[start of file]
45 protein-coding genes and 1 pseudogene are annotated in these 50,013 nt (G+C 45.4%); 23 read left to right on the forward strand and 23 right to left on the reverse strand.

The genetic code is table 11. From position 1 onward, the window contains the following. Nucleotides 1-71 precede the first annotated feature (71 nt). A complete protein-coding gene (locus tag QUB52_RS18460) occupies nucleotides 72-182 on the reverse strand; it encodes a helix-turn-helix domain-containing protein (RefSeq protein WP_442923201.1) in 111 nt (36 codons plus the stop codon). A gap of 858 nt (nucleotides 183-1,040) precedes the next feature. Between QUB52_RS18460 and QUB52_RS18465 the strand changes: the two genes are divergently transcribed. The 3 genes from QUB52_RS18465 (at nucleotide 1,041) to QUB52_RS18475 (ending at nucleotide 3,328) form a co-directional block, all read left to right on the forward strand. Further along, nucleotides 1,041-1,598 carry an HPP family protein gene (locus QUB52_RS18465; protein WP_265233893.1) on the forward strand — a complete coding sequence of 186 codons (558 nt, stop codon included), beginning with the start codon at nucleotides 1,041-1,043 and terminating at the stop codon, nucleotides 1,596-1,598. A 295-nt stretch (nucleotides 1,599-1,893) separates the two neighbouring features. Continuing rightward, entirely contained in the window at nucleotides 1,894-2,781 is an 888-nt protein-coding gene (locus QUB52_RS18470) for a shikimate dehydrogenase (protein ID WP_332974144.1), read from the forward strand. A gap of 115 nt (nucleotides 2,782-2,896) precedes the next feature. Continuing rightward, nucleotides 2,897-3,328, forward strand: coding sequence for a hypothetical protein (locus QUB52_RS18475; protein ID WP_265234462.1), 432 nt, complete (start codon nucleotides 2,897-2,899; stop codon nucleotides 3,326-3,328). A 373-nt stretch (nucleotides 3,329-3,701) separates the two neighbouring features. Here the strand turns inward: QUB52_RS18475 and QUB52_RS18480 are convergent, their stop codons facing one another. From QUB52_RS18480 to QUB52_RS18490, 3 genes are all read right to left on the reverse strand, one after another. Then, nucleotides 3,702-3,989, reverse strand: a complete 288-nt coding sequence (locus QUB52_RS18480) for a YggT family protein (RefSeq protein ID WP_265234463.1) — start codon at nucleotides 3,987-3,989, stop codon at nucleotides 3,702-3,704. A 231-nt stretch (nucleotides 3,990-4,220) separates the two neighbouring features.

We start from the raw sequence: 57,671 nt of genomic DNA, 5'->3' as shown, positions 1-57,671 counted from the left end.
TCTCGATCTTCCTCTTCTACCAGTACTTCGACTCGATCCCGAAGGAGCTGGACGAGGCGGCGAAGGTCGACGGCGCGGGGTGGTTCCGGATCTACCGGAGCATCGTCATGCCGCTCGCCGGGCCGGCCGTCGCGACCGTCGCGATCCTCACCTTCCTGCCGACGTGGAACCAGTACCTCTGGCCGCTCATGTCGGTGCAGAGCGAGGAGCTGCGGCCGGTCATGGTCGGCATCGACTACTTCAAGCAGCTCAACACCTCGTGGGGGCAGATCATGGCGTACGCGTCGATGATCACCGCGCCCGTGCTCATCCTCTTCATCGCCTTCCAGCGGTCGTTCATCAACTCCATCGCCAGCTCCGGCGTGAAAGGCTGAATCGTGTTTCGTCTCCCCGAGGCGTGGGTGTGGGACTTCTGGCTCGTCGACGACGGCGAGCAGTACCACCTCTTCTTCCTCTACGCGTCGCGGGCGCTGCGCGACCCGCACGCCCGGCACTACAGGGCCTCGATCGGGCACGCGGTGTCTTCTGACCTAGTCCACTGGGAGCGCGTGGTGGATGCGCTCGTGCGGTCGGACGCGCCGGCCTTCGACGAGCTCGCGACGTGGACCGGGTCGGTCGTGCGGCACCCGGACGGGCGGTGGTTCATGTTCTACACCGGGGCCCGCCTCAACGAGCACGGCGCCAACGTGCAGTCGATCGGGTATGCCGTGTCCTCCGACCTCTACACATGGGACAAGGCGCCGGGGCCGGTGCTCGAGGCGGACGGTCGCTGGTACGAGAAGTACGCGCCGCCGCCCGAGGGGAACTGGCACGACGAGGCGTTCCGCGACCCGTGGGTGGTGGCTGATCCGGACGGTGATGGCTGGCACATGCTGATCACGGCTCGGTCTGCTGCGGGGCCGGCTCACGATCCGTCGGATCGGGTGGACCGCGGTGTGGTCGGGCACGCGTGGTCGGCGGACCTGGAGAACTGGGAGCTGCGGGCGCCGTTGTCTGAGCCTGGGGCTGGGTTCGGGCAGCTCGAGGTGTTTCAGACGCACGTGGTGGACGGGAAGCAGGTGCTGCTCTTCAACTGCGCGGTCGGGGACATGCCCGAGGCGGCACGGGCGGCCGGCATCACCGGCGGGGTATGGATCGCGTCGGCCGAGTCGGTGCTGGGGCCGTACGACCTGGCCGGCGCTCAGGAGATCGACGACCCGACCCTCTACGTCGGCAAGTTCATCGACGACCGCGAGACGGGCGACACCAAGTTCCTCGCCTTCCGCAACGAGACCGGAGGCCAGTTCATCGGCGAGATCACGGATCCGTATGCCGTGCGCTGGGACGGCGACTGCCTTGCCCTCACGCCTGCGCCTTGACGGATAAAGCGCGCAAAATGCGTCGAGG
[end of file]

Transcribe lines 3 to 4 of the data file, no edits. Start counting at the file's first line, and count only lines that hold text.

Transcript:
We start from the raw sequence: 57,671 nt of genomic DNA, 5'->3' as shown, positions 1-57,671 counted from the left end.
TCTCGATCTTCCTCTTCTACCAGTACTTCGACTCGATCCCGAAGGAGCTGGACGAGGCGGCGAAGGTCGACGGCGCGGGGTGGTTCCGGATCTACCGGAGCATCGTCATGCCGCTCGCCGGGCCGGCCGTCGCGACCGTCGCGATCCTCACCTTCCTGCCGACGTGGAACCAGTACCTCTGGCCGCTCATGTCGGTGCAGAGCGAGGAGCTGCGGCCGGTCATGGTCGGCATCGACTACTTCAAGCAGCTCAACACCTCGTGGGGGCAGATCATGGCGTACGCGTCGATGATCACCGCGCCCGTGCTCATCCTCTTCATCGCCTTCCAGCGGTCGTTCATCAACTCCATCGCCAGCTCCGGCGTGAAAGGCTGAATCGTGTTTCGTCTCCCCGAGGCGTGGGTGTGGGACTTCTGGCTCGTCGACGACGGCGAGCAGTACCACCTCTTCTTCCTCTACGCGTCGCGGGCGCTGCGCGACCCGCACGCCCGGCACTACAGGGCCTCGATCGGGCACGCGGTGTCTTCTGACCTAGTCCACTGGGAGCGCGTGGTGGATGCGCTCGTGCGGTCGGACGCGCCGGCCTTCGACGAGCTCGCGACGTGGACCGGGTCGGTCGTGCGGCACCCGGACGGGCGGTGGTTCATGTTCTACACCGGGGCCCGCCTCAACGAGCACGGCGCCAACGTGCAGTCGATCGGGTATGCCGTGTCCTCCGACCTCTACACATGGGACAAGGCGCCGGGGCCGGTGCTCGAGGCGGACGGTCGCTGGTACGAGAAGTACGCGCCGCCGCCCGAGGGGAACTGGCACGACGAGGCGTTCCGCGACCCGTGGGTGGTGGCTGATCCGGACGGTGATGGCTGGCACATGCTGATCACGGCTCGGTCTGCTGCGGGGCCGGCTCACGATCCGTCGGATCGGGTGGACCGCGGTGTGGTCGGGCACGCGTGGTCGGCGGACCTGGAGAACTGGGAGCTGCGGGCGCCGTTGTCTGAGCCTGGGGCTGGGTTCGGGCAGCTCGAGGTGTTTCAGACGCACGTGGTGGACGGGAAGCAGGTGCTGCTCTTCAACTGCGCGGTCGGGGACATGCCCGAGGCGGCACGGGCGGCCGGCATCACCGGCGGGGTATGGATCGCGTCGGCCGAGTCGGTGCTGGGGCCGTACGACCTGGCCGGCGCTCAGGAGATCGACGACCCGACCCTCTACGTCGGCAAGTTCATCGACGACCGCGAGACGGGCGACACCAAGTTCCTCGCCTTCCGCAACGAGACCGGAGGCCAGTTCATCGGCGAGATCACGGATCCGTATGCCGTGCGCTGGGACGGCGACTGCCTTGCCCTCACGCCTGCGCCTTGACGGATAAAGCGCGCAAAATGCGTCGAGG